In NLP, text classification is one of the primary problems we try to solve and its uses in language analyses are indisputable. The lack of labeled training data made it harder to do these tasks in low resource languages like Amharic. The task of collecting, labeling, annotating, and making valuable this kind of data will encourage junior researchers, schools, and machine learning practitioners to implement existing classification models in their language. In this short paper, we aim to introduce the Amharic text classification dataset that consists of more than 50k news articles that were categorized into 6 classes. This dataset is made available with easy baseline performances to encourage studies and better performance experiments.

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Learning to Share by Masking the Non-shared for Multi-domain Sentiment Classification

Apr 17, 2021
Jianhua Yuan, Yanyan Zhao, Bing Qin, Ting Liu

Multi-domain sentiment classification deals with the scenario where labeled data exists for multiple domains but insufficient for training effective sentiment classifiers that work across domains. Thus, fully exploiting sentiment knowledge shared across domains is crucial for real world applications. While many existing works try to extract domain-invariant features in high-dimensional space, such models fail to explicitly distinguish between shared and private features at text-level, which to some extent lacks interpretablity. Based on the assumption that removing domain-related tokens from texts would help improve their domain-invariance, we instead first transform original sentences to be domain-agnostic. To this end, we propose the BertMasker network which explicitly masks domain-related words from texts, learns domain-invariant sentiment features from these domain-agnostic texts, and uses those masked words to form domain-aware sentence representations. Empirical experiments on a well-adopted multiple domain sentiment classification dataset demonstrate the effectiveness of our proposed model on both multi-domain sentiment classification and cross-domain settings, by increasing the accuracy by 0.94% and 1.8% respectively. Further analysis on masking proves that removing those domain-related and sentiment irrelevant tokens decreases texts' domain distinction, resulting in the performance degradation of a BERT-based domain classifier by over 12%.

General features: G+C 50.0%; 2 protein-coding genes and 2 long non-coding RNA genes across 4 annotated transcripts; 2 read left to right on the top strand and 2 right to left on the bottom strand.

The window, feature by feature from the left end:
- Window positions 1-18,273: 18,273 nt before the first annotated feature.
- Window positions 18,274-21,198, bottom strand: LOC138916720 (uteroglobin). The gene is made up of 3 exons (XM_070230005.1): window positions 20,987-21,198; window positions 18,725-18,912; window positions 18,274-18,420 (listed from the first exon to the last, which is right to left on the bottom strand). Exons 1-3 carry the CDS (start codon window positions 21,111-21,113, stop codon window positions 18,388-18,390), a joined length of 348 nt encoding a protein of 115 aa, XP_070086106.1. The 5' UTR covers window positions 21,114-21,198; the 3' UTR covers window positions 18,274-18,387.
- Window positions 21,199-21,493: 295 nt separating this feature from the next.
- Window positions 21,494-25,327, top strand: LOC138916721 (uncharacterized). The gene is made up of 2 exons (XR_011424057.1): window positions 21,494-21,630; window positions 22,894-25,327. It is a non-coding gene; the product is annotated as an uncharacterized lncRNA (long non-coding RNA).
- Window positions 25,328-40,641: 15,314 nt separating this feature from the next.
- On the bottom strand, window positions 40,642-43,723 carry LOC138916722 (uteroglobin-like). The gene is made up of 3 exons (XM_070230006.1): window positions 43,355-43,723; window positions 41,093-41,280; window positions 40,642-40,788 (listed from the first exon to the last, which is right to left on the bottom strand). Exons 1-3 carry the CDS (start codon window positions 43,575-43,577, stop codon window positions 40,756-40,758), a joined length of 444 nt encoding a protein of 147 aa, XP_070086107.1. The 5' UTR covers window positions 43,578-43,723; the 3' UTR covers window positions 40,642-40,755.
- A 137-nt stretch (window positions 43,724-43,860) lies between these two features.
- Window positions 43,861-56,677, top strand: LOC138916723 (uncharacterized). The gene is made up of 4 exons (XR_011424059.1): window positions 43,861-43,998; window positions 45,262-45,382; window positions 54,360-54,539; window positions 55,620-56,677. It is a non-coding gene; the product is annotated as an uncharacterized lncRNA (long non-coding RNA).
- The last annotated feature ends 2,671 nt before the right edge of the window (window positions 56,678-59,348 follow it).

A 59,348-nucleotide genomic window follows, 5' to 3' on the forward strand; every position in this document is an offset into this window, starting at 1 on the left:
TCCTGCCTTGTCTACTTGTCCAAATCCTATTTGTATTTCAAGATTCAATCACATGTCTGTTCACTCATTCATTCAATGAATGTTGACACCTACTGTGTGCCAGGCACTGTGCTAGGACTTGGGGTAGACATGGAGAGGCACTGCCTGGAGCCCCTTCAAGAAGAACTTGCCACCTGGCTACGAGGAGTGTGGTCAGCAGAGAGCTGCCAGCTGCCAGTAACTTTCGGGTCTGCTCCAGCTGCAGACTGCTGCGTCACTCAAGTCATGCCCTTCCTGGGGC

* 11 pages 
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Do Convolutional Networks need to be Deep for Text Classification ?

Jul 13, 2017
Hoa T. Le, Christophe Cerisara, Alexandre Denis

We study in this work the importance of depth in convolutional models for text classification, either when character or word inputs are considered. We show on 5 standard text classification and sentiment analysis tasks that deep models indeed give better performances than shallow networks when the text input is represented as a sequence of characters. However, a simple shallow-and-wide network outperforms deep models such as DenseNet with word inputs. Our shallow word model further establishes new state-of-the-art performances on two datasets: Yelp Binary (95.9\%) and Yelp Full (64.9\%).

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Classification, Slippage, Failure and Discovery

Apr 08, 2021
Marc Böhlen

This text argues for the potential of machine learning infused classification systems as vectors for a technically-engaged and constructive technology critique. The text describes this potential with several experiments in image data creation and neural network based classification. The text considers varying aspects of slippage in classification and considers the potential for discovery - as opposed to disaster - stemming from machine learning systems when they fail to perform as anticipated.

* 9th Conference on Computation, Communication, Aesthetics & X 2021